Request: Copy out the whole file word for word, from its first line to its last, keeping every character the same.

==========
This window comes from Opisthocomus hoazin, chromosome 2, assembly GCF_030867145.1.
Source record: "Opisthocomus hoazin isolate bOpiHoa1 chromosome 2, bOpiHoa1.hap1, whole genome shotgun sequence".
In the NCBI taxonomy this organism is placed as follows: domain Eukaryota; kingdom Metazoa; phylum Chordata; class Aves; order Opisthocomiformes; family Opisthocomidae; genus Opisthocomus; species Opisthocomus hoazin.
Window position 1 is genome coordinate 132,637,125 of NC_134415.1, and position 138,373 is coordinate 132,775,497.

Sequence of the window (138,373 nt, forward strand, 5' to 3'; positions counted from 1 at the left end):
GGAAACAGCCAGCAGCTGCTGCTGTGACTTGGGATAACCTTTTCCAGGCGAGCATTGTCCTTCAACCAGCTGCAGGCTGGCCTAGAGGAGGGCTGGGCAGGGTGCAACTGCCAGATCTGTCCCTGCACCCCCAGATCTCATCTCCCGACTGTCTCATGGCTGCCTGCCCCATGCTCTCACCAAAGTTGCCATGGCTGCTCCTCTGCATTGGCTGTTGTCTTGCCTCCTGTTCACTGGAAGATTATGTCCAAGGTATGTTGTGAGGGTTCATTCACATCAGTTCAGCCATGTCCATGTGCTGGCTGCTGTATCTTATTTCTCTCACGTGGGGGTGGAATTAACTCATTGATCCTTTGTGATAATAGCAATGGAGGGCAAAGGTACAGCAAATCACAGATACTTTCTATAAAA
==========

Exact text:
This window comes from Opisthocomus hoazin, chromosome 2, assembly GCF_030867145.1.
Source record: "Opisthocomus hoazin isolate bOpiHoa1 chromosome 2, bOpiHoa1.hap1, whole genome shotgun sequence".
In the NCBI taxonomy this organism is placed as follows: domain Eukaryota; kingdom Metazoa; phylum Chordata; class Aves; order Opisthocomiformes; family Opisthocomidae; genus Opisthocomus; species Opisthocomus hoazin.
Window position 1 is genome coordinate 132,637,125 of NC_134415.1, and position 138,373 is coordinate 132,775,497.

Sequence of the window (138,373 nt, forward strand, 5' to 3'; positions counted from 1 at the left end):
GGAAACAGCCAGCAGCTGCTGCTGTGACTTGGGATAACCTTTTCCAGGCGAGCATTGTCCTTCAACCAGCTGCAGGCTGGCCTAGAGGAGGGCTGGGCAGGGTGCAACTGCCAGATCTGTCCCTGCACCCCCAGATCTCATCTCCCGACTGTCTCATGGCTGCCTGCCCCATGCTCTCACCAAAGTTGCCATGGCTGCTCCTCTGCATTGGCTGTTGTCTTGCCTCCTGTTCACTGGAAGATTATGTCCAAGGTATGTTGTGAGGGTTCATTCACATCAGTTCAGCCATGTCCATGTGCTGGCTGCTGTATCTTATTTCTCTCACGTGGGGGTGGAATTAACTCATTGATCCTTTGTGATAATAGCAATGGAGGGCAAAGGTACAGCAAATCACAGATACTTTCTATAAAA